It's My Life Inc.


This July I am offering a course for small businesses. The Business Strategy 101 course is based off the key premise that every good company has a plan. A business plan is a vision for where the company is going and how it is going to get there. Every good business book writes that in order to start a new business it is important to first have a plan. What is the good or service to be sold? To whom are you selling? How much will be charged? What start-up capital is needed? Where and how will the business be run? When there are issues or when there seem to be an overwhelming amount of to do’s the business plan helps us to stay focused on our goal. To succeed in the fierce world of commerce it is important to map out and stick to a business plan.

But then I got to thinking. How many of us are living our lives without out a plan? How many of us wake up in the morning feeling unfulfilled? How many of us feel there should be something more or different that we should be doing, something we should have? We can’t define what it is but we know we don’t have it now. How many of us don’t have a life plan?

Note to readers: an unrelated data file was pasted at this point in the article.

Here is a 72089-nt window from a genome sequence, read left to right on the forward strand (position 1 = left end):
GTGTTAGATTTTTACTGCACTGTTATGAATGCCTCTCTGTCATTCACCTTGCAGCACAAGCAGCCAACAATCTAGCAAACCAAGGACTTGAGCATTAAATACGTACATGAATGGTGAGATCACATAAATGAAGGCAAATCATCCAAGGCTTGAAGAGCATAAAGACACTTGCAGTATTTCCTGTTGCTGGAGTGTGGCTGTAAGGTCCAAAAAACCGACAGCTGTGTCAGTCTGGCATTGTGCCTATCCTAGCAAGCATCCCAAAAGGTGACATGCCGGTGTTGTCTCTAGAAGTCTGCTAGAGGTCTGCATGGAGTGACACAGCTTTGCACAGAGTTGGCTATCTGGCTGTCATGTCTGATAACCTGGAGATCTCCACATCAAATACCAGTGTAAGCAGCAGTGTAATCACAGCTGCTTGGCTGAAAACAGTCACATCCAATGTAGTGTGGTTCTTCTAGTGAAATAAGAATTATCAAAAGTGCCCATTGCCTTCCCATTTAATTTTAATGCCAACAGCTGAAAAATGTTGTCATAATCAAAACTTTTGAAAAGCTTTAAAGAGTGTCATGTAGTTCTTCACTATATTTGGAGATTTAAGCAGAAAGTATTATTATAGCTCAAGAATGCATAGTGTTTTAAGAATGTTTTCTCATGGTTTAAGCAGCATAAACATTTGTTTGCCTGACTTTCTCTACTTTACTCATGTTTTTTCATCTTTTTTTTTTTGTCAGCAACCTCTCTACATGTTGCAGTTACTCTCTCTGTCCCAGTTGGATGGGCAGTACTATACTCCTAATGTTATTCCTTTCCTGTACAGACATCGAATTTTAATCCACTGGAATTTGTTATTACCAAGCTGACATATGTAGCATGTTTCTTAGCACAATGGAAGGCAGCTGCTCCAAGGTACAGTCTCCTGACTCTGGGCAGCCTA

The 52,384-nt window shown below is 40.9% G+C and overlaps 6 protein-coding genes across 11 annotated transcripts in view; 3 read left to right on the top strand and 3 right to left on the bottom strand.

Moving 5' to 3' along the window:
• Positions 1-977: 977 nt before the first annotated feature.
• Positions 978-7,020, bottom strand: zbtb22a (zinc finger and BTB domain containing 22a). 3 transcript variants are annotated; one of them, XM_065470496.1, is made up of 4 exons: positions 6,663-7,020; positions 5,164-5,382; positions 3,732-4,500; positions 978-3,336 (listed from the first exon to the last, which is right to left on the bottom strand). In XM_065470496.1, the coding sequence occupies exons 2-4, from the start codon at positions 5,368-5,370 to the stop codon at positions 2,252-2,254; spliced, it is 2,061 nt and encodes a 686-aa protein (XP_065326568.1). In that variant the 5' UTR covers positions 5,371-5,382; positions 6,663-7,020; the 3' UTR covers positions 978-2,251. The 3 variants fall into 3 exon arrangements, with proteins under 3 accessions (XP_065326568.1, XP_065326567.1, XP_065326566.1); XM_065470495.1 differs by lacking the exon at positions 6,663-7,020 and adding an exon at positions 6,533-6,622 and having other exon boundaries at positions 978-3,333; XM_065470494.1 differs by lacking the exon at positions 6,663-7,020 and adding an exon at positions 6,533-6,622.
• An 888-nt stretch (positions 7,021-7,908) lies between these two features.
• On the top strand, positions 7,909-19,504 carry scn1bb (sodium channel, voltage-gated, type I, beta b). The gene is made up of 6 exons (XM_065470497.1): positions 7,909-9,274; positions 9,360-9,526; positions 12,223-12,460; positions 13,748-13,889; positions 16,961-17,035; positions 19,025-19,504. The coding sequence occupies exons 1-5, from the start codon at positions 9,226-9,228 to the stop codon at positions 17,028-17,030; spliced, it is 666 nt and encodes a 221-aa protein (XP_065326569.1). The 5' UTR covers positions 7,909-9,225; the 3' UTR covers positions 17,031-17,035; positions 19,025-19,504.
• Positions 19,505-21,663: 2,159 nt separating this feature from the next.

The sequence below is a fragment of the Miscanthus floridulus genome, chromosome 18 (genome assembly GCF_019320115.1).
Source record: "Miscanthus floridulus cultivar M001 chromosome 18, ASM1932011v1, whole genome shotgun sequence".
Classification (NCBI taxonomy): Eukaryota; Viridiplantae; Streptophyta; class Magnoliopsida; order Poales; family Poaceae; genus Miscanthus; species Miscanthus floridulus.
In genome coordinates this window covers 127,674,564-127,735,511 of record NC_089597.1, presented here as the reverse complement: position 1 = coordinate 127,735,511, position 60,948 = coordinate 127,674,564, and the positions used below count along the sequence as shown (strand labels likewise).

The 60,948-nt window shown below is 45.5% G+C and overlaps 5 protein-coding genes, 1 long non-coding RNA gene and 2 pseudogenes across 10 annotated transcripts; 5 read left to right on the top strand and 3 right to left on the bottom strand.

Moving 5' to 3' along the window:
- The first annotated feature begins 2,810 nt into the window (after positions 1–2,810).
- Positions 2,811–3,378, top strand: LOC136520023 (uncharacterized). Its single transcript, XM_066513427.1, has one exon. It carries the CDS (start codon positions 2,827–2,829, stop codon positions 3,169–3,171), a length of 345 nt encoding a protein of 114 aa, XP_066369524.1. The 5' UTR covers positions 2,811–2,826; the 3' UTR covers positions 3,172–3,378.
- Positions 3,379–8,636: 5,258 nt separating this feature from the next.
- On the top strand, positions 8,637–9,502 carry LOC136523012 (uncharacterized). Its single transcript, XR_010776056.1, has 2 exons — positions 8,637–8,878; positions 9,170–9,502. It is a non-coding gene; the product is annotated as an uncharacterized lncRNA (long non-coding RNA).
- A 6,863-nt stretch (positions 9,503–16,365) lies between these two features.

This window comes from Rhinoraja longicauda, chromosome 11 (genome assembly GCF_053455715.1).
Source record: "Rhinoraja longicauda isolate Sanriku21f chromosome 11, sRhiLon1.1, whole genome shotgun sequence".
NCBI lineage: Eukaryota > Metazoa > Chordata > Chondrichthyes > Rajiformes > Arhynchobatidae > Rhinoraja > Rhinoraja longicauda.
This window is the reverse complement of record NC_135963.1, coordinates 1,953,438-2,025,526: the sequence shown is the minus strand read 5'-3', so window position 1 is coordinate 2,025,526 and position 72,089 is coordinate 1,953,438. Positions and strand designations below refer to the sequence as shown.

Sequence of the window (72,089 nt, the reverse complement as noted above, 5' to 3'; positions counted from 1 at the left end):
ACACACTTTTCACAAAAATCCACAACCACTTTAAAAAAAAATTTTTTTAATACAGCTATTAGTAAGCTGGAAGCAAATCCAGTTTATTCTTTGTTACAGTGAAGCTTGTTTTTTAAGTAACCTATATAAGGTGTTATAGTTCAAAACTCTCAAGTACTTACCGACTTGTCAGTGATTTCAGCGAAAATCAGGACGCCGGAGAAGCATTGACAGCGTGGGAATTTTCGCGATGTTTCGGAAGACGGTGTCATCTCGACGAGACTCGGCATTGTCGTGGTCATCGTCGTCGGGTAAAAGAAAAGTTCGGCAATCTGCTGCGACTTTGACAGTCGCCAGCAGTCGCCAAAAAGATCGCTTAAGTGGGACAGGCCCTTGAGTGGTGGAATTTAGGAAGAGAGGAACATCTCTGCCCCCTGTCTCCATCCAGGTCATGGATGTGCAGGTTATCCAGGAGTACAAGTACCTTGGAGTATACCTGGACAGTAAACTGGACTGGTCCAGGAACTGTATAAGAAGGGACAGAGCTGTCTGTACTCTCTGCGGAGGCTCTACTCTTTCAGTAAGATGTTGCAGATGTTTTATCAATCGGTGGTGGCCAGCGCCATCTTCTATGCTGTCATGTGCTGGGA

Too often we live our lives like a boat without a rudder out to sea. We drift this way and that. Sometimes we land on an island that is nice and we stay there a while. All too often we bump into island after island that provides nothing to our being, our soul, or our happiness. We allow the waves and the wind, fads and family to dictate where we go and what we do. We feel disappointed that we have not landed on the perfect island . . . but we also do not set a course to get there.

In business and in life one has to know where one is going to get there. Before you get in the car and start driving it is important to know if you are going to Los Angeles or New York. If you just started to drive, where would you end up?But that is just how many of us live our lives. We are driving around without a map and without a destination. We struggle through rain, snow, and potholed roads and we think that these struggles are keeping us from happiness. But in truth, the fact that we do not have a destination is what is holding us back.

Whether you are a company or an individual to reach your goals you first need to define them. First you need a vision.

There are some people who have trouble determining what their vision. What do they want? What do they really, really want? Not the fleeting things like a 2010 Prius or Paris Hilton’s new perfume. Not even a new romance or job. Those are all things in the social sphere. The media and entertainment industry constantly bombard us with things that they want us to desire; possessions, status, prosperity, sex, and the perfect body. But what are the deep down desires in our personal sphere, in our individual soul? Only deep inside one self can the true answers lie.